Thursday, October 14, 2010

The Book of Job: It's Not as Bad as You Think

I read an article the other day titled "Job Suffered Alone--and So Must We." I don't know why the article bothered me so much--I read lots of articles on the Internet I disagree with (what? how can you disagree with FACTS?)--but it did.

So I decided to blog my thoughts on Job in response to that author's.

However, to avoid taking on the huge task of examining Job all at once, I think I will talk about it bit by bit, starting with an introduction here. I will also forewarn you that I am not a biblical scholar; these will be simply my impressions, how I might talk about Job if the author on the Guardian blog and I were discussing it over coffee. But please, if you have any input, let me know.

I'll start by ignoring the second paragraph of the article mentioned above, which seems neither here nor there when discussing Job, but which I take issue with. He takes it as a given that "Modern readers...feel sympathy and empathy for [Job's family's] suffering. Our values today have advanced and improved." That's another post for another time.

If I were to represent the book of Job with a single character on the keyboard, I would choose a question mark (?). The reason for this is because the book is a question: Where is God when the righteous suffer? Why is God silent in the midst of suffering? Why, when God breaks the silence, does he have questions for Job and not answers? Why does God allow suffering? I think the author of the blog post was getting at these questions, but I would answer them differently than he does (hence why I'm posting at all).

I'm wary in things I write or edit to use the book of Job (or at least isolated verses from Job) as a proof text. (That's not, of course, to say that it can't be done; I think it depends on the situation and what needs to be proved or what the application is. And we also have to consider that the apostle Paul quoted a verse from Job--and it's Job's friend that he quotes!) The reason for this is that so much of what's in the book of Job sounds good and right, but so much good is put to so much bad use. The entire middle portion of the book, chapters 3 through 37, is an unresolved discussion. We know there is a lot of truth in what Job and even his friends have been saying; we just don't always know what it is, and when God arrives on the scene, he doesn't parse each statement for us to let us know. Am I allowed to quote Elihu or Bildad? God rebukes them at the end of the book, saying, "I am angry with you...for you have not spoken accurately about me, as my servant Job has" (Job 42:7, NLT). How much of this is because of muddled thinking and how much because of muddled application? So quoting the middle portion of the book as isolated proof texts I'll leave for people far smarter than I.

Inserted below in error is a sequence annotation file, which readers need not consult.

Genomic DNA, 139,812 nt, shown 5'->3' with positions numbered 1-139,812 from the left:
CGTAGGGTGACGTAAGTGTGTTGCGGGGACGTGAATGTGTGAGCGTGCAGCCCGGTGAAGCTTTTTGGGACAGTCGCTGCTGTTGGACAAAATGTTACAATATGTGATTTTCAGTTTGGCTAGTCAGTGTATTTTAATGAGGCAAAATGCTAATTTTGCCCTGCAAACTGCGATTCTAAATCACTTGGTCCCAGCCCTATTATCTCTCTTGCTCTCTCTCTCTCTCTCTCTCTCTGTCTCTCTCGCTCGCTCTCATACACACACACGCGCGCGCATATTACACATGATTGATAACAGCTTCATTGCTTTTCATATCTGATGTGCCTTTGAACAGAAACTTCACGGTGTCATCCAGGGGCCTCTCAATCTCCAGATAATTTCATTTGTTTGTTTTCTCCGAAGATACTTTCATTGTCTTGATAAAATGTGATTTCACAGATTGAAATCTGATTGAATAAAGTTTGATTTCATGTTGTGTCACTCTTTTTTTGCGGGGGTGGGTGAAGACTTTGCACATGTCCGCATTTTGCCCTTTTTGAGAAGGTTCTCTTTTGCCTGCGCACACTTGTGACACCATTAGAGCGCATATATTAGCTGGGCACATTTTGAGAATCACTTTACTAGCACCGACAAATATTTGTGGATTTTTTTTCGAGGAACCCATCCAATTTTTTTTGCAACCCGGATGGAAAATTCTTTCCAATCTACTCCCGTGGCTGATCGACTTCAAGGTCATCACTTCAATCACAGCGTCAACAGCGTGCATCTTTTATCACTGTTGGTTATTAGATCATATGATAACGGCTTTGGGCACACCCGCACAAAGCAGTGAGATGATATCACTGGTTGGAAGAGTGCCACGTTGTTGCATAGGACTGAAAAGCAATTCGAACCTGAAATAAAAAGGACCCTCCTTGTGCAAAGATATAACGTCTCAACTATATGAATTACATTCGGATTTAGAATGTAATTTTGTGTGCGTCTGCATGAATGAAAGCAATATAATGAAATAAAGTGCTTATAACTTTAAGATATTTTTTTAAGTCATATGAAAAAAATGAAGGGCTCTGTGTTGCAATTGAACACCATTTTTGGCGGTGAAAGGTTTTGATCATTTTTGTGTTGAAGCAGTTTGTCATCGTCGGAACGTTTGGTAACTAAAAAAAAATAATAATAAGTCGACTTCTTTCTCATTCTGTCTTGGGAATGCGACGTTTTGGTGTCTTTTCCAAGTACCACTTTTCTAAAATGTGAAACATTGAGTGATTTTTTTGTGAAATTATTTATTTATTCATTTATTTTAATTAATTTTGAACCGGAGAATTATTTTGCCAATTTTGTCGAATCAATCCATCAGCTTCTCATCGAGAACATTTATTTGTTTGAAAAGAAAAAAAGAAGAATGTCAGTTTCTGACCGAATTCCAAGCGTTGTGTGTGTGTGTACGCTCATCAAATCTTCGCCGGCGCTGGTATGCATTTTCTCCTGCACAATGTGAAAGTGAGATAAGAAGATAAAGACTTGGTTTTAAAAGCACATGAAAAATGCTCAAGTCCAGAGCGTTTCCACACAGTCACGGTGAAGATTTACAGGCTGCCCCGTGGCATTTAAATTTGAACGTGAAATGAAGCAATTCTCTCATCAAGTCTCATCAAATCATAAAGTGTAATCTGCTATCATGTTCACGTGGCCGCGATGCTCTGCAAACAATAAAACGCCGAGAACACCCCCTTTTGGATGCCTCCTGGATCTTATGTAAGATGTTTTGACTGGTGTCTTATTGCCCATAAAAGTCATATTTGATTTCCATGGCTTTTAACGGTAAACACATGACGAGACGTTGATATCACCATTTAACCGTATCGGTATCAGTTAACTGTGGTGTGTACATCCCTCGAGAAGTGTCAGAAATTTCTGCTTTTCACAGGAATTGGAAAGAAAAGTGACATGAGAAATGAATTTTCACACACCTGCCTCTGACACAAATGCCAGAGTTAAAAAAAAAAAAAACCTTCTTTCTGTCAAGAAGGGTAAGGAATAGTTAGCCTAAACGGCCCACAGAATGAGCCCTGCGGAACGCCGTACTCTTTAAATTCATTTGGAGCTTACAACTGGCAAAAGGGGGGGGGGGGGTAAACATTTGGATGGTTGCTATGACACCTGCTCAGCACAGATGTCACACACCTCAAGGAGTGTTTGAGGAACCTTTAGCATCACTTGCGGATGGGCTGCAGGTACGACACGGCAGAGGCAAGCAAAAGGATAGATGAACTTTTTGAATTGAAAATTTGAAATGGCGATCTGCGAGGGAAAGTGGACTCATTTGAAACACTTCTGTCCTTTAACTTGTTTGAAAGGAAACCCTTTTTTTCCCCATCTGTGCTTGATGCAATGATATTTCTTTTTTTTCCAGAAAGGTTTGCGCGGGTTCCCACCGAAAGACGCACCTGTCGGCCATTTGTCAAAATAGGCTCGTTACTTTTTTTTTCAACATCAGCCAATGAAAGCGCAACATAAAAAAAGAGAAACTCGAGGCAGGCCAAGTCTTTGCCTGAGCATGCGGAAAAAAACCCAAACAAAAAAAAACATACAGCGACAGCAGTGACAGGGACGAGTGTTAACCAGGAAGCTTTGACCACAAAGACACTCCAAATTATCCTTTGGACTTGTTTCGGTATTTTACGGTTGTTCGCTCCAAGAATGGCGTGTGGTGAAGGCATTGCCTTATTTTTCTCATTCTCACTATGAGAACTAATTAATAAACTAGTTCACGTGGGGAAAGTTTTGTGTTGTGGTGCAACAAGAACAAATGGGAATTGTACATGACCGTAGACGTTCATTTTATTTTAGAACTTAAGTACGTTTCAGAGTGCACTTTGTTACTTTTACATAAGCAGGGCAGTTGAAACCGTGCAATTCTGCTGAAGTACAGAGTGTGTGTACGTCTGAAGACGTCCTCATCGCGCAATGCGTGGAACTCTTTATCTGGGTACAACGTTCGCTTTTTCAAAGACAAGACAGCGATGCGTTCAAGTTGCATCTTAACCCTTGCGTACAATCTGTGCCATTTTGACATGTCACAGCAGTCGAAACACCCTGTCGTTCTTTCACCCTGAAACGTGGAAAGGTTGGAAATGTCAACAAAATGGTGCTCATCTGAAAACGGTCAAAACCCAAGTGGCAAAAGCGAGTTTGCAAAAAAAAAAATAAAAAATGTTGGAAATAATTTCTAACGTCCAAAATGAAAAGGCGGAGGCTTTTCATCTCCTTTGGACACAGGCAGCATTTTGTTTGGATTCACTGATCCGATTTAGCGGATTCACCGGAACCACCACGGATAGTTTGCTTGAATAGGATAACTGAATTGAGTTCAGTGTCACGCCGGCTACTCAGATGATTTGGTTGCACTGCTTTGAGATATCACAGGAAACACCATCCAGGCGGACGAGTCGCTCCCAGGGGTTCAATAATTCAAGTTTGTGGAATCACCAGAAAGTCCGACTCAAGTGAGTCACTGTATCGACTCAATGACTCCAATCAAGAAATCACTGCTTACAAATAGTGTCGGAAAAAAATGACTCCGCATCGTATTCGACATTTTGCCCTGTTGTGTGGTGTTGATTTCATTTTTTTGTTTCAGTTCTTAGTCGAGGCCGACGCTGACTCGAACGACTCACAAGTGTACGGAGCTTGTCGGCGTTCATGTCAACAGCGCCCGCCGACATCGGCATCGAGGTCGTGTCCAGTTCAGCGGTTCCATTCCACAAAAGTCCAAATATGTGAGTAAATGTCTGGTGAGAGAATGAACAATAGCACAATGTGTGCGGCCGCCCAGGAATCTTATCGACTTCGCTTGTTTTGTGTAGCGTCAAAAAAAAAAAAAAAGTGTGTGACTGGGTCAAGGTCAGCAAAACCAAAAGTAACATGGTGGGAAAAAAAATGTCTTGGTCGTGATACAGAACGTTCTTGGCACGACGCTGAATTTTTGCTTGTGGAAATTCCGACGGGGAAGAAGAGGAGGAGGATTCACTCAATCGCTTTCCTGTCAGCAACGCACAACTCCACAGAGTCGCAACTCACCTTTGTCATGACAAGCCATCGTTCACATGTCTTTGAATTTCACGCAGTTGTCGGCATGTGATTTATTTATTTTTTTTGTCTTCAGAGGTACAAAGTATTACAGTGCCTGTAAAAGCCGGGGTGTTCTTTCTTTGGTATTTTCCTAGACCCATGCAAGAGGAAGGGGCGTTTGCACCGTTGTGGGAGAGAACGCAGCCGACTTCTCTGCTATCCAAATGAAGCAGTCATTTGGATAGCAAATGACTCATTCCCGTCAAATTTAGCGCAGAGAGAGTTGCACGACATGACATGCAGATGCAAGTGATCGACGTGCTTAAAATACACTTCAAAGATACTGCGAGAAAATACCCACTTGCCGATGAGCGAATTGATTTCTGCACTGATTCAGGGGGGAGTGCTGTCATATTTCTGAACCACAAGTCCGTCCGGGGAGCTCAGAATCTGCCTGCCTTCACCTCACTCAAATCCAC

I'll come back to this later, but I want to leave you with a quote from G. K. Chesterton's introduction to Job, as quoted in the NLT Study Bible, because I like it:
Job's friends...keep on saying that everything in the universe fits into everything else, as if there were anything comforting about a number of nasty things all fitting into each other....If prosperity is regarded as the reward of virtue, it will be regarded as the symptom of virtue. Men will leave off the heavy task of making good men successful. They will adopt the easier task of making out successful men [to be] good.


  1. Preach it, Jon! Glad I checked this out when I was posting birthday greetings. God does indeed ask Job questions, rather than answer--He and Jesus, for some reason, share this common response! Overall, quoting Job as "proof" has always bothered me--except for that triumphant line echoed by an aria in The Messiah: "I know that my Redeemer liveth...."

  2. Thanks for reading, Rachael!

    I'm amazed at God's way of asking penetrating questions. The author of the blog I linked to says the questions set up a straw man; I think they go straight to the heart of the situation. God's questions respond to the secret thoughts Job had and are really the best response.

    Jesus had the same way of making penetrating statements. "You must be born again." "Go and fetch your husband." "Unless you repent, you too will all perish." His statements cut through the fluff and bluster and respond to the true questions his discussion partners are asking.